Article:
|Main uses||Prevent toxicity from chemotherapy or radiotherapy|
|Side effects||Low blood pressure, nausea|
|Elimination half-life||8 minutes|
|Chemical and physical data|
|Molar mass||214.22 g·mol−1|
|3D model (JSmol)|
Amifostine, sold under the brand name Ethyol, is a medication used to prevent toxicity related to chemotherapy and radiotherapy. Specifically it is used to prevent kidney toxicity from cisplatin and parotid gland damage from head and neck radiation. It is given by injection into a vein.
Common side effects include low blood pressure and nausea. Other side effects may include severe skin rashes, allergic reactions, and low calcium. Use during pregnancy may harm the baby. It is a cytoprotective agent.
Amifostine is used therapeutically to reduce the incidence of neutropenia-related fever and infection induced by DNA-binding chemotherapeutic agents including alkylating agents (e.g. cyclophosphamide) and platinum-containing agents (e.g. cisplatin). It is also used to decrease the cumulative nephrotoxicity associated with platinum-containing agents. Amifostine is also indicated to reduce the incidence of xerostomia in patients undergoing radiotherapy for head and neck cancer.
Amifostine was originally indicated to reduce the cumulative renal toxicity from cisplatin in non-small cell lung cancer. However, while nephroprotection was observed, the probability that amifostine could protect tumors could not be excluded. Additional data have shown that amifostine-mediated tumor protection, in any clinical scenario, is unlikely.
Common side effects include hypocalcemia, diarrhea, nausea, vomiting, sneezing, somnolence, and hiccoughs. Serious side effects include: hypotension (found in 62% of patients), erythema multiforme, Stevens–Johnson syndrome and toxic epidermal necrolysis, immune hypersensitivity syndrome, erythroderma, anaphylaxis, and loss of consciousness (rare).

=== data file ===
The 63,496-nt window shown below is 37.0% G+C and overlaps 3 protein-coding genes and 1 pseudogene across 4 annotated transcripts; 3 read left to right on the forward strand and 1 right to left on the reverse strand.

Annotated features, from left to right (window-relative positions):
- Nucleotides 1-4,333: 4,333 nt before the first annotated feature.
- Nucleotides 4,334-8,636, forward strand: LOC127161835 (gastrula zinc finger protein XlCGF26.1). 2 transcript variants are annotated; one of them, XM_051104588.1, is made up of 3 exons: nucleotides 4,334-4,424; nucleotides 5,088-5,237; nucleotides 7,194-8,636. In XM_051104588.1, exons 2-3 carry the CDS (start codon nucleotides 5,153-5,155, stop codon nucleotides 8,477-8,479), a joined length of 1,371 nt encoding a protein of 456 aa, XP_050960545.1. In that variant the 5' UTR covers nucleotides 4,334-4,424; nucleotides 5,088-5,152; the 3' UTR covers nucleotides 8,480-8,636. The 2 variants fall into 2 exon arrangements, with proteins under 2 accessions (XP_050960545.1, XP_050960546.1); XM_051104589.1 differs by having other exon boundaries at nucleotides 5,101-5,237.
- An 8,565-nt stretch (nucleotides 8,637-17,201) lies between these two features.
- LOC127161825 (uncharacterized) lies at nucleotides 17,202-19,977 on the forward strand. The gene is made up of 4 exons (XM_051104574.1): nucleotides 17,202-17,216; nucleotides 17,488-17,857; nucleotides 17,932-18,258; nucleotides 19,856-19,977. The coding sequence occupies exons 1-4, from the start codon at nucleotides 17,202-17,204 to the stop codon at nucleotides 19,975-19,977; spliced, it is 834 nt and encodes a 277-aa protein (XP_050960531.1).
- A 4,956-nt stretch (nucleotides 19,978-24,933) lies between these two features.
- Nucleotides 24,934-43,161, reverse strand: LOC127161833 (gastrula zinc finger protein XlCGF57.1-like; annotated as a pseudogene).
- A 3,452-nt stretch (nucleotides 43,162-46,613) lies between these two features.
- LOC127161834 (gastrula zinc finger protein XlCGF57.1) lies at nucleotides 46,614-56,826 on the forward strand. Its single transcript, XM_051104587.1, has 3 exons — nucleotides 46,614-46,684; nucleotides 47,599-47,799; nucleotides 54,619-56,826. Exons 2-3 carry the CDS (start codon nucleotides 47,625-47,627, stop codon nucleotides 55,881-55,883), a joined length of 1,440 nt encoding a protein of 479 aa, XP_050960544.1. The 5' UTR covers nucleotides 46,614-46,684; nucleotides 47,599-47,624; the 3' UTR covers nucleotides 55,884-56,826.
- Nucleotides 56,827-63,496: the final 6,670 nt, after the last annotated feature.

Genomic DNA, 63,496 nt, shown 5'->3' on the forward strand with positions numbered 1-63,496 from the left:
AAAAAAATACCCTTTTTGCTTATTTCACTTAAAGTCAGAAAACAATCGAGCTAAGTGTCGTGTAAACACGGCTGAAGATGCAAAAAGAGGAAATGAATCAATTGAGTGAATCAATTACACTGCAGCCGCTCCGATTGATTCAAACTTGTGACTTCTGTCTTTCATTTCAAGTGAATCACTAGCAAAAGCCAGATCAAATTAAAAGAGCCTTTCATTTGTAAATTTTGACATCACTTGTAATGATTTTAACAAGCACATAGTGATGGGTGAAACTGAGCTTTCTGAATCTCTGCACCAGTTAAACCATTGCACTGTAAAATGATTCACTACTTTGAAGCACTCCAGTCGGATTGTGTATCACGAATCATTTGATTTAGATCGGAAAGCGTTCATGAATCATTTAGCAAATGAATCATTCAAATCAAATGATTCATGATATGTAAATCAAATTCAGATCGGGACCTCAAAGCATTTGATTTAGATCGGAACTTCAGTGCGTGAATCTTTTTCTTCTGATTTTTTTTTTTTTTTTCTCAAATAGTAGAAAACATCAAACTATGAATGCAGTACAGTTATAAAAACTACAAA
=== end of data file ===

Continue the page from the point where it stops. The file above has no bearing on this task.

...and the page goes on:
Amifostine is an organic thiophosphate prodrug which is hydrolysed in vivo by alkaline phosphatase to the active cytoprotective thiol metabolite, WR-1065. The selective protection of non-malignant tissues is believed to be due to higher alkaline phosphatase activity, higher pH, and vascular permeation of normal tissues.
Amifostine can be administered intravenously or subcutaneously after reconstitution with normal saline. Infusions lasting less than 15 minutes decrease the risk of adverse effects. The patient should be well-hydrated prior to administration.
Mechanism of action
Inside cells, amifostine detoxifies reactive metabolites of platinum and alkylating agents, as well as scavenges free radicals. Other possible effects include accelerated DNA repair, induction of cellular hypoxia, inhibition of apoptosis, alteration of gene expression and modification of enzyme activity. Amifostine is believed to radioprotect normal tissue via Warburg-type effects.
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